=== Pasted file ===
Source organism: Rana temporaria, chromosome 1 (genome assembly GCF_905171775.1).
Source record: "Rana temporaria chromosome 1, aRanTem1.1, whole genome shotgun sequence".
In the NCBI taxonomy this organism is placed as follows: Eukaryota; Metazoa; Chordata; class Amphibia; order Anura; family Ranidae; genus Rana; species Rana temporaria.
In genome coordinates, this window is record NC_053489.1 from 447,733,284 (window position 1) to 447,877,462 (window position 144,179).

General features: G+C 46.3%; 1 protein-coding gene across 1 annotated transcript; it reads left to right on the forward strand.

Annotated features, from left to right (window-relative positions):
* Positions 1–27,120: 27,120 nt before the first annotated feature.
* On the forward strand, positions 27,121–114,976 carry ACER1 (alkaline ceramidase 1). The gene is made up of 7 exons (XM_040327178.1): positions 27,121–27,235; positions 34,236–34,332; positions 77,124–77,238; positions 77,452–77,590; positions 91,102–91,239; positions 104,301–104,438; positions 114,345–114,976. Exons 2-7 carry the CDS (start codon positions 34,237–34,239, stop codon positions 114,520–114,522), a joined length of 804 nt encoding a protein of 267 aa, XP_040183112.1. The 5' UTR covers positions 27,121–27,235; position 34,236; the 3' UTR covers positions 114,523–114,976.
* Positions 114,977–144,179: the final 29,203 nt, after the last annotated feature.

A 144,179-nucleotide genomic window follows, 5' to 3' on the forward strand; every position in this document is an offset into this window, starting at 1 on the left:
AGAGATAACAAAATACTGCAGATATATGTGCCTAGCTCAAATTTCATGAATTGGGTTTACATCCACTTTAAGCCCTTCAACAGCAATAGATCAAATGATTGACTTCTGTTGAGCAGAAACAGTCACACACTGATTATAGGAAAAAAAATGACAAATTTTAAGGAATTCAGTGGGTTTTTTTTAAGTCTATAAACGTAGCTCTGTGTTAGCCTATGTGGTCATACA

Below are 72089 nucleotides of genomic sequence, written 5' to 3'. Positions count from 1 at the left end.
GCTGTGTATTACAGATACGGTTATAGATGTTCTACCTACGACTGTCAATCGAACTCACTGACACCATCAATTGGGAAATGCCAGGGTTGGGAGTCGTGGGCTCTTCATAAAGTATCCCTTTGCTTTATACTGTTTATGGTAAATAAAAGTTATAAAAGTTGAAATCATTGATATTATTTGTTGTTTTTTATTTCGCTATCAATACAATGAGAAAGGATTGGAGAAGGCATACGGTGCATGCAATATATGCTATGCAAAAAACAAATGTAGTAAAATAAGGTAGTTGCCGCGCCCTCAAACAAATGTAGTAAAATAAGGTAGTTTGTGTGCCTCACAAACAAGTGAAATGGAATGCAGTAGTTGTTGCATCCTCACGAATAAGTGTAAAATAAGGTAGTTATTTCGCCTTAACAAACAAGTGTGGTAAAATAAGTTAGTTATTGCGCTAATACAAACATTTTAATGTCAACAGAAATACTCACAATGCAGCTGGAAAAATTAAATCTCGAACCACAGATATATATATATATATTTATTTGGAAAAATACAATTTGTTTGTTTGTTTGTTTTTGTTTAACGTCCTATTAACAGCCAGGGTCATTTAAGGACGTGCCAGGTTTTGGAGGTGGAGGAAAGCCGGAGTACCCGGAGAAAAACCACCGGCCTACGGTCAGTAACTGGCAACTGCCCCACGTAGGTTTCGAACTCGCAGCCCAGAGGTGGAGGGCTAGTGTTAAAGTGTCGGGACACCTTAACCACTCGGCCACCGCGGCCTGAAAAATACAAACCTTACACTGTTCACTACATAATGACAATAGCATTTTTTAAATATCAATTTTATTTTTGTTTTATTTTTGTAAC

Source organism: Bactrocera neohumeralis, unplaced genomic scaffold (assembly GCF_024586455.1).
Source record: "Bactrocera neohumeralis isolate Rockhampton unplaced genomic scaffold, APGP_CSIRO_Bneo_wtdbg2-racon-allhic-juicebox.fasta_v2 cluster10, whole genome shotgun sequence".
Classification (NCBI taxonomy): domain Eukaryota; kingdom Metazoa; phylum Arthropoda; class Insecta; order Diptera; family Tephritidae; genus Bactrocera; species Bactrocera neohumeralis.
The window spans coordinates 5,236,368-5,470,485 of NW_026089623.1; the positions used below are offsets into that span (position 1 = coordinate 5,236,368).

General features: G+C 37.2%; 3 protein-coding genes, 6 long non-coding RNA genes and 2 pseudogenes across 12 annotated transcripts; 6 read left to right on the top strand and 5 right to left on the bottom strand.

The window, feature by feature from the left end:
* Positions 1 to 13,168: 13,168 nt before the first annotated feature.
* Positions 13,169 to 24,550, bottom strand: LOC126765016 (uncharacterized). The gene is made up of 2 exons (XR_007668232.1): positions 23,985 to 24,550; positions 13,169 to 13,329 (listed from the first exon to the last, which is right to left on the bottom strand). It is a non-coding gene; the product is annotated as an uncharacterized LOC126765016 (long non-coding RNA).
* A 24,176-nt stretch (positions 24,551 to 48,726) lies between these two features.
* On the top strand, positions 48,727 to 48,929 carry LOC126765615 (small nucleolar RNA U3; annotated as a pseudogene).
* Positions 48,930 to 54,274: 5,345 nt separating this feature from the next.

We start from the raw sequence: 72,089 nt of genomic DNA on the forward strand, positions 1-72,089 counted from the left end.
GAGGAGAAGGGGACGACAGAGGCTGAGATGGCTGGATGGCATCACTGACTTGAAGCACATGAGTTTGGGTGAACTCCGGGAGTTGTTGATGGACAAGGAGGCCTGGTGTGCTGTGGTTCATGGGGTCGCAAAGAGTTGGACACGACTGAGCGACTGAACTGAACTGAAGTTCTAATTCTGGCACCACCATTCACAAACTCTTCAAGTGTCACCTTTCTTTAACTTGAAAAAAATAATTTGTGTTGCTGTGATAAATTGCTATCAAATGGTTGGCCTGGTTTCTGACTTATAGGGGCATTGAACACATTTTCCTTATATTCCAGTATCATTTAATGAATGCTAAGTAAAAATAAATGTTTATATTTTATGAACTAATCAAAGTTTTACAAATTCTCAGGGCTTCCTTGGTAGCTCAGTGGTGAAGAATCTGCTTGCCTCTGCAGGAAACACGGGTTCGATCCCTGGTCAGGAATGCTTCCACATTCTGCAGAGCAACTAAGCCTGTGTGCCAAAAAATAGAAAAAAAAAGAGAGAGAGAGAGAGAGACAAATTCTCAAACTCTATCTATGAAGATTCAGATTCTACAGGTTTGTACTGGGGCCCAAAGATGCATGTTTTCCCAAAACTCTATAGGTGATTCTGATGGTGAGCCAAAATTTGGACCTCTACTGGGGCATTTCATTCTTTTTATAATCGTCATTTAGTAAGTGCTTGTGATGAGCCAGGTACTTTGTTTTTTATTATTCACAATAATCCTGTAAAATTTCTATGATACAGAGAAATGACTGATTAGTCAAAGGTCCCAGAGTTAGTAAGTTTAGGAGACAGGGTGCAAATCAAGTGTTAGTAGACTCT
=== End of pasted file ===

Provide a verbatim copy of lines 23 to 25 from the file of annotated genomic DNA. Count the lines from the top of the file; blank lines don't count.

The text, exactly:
* On the top strand, positions 48,727 to 48,929 carry LOC126765615 (small nucleolar RNA U3; annotated as a pseudogene).
* Positions 48,930 to 54,274: 5,345 nt separating this feature from the next.

We start from the raw sequence: 72,089 nt of genomic DNA on the forward strand, positions 1-72,089 counted from the left end.